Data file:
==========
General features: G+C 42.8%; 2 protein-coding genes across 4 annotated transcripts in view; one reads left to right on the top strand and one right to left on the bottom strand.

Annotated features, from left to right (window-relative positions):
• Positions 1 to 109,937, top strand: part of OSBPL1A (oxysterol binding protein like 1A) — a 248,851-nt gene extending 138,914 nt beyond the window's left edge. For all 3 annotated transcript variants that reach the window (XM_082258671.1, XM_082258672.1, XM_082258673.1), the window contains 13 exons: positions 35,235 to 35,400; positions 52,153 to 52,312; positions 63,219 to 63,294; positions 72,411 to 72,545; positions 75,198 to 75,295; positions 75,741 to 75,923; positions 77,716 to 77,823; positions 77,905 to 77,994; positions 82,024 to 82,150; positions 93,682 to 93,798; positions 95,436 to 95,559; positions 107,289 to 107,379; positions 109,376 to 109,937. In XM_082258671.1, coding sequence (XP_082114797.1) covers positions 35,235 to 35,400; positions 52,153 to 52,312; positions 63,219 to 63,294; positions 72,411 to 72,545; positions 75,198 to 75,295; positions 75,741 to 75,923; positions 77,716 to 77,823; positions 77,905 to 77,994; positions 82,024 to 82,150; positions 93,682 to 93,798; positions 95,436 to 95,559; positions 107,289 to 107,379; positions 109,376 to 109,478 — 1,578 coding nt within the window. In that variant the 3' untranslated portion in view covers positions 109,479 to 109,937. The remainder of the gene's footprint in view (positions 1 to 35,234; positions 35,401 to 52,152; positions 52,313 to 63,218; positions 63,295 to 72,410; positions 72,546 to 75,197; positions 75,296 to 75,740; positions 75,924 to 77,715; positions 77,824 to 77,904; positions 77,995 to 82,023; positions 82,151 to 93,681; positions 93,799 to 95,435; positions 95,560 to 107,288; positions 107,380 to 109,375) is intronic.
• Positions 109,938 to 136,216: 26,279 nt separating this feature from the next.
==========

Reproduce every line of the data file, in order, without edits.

General features: G+C 42.8%; 2 protein-coding genes across 4 annotated transcripts in view; one reads left to right on the top strand and one right to left on the bottom strand.

Annotated features, from left to right (window-relative positions):
• Positions 1 to 109,937, top strand: part of OSBPL1A (oxysterol binding protein like 1A) — a 248,851-nt gene extending 138,914 nt beyond the window's left edge. For all 3 annotated transcript variants that reach the window (XM_082258671.1, XM_082258672.1, XM_082258673.1), the window contains 13 exons: positions 35,235 to 35,400; positions 52,153 to 52,312; positions 63,219 to 63,294; positions 72,411 to 72,545; positions 75,198 to 75,295; positions 75,741 to 75,923; positions 77,716 to 77,823; positions 77,905 to 77,994; positions 82,024 to 82,150; positions 93,682 to 93,798; positions 95,436 to 95,559; positions 107,289 to 107,379; positions 109,376 to 109,937. In XM_082258671.1, coding sequence (XP_082114797.1) covers positions 35,235 to 35,400; positions 52,153 to 52,312; positions 63,219 to 63,294; positions 72,411 to 72,545; positions 75,198 to 75,295; positions 75,741 to 75,923; positions 77,716 to 77,823; positions 77,905 to 77,994; positions 82,024 to 82,150; positions 93,682 to 93,798; positions 95,436 to 95,559; positions 107,289 to 107,379; positions 109,376 to 109,478 — 1,578 coding nt within the window. In that variant the 3' untranslated portion in view covers positions 109,479 to 109,937. The remainder of the gene's footprint in view (positions 1 to 35,234; positions 35,401 to 52,152; positions 52,313 to 63,218; positions 63,295 to 72,410; positions 72,546 to 75,197; positions 75,296 to 75,740; positions 75,924 to 77,715; positions 77,824 to 77,904; positions 77,995 to 82,023; positions 82,151 to 93,681; positions 93,799 to 95,435; positions 95,560 to 107,288; positions 107,380 to 109,375) is intronic.
• Positions 109,938 to 136,216: 26,279 nt separating this feature from the next.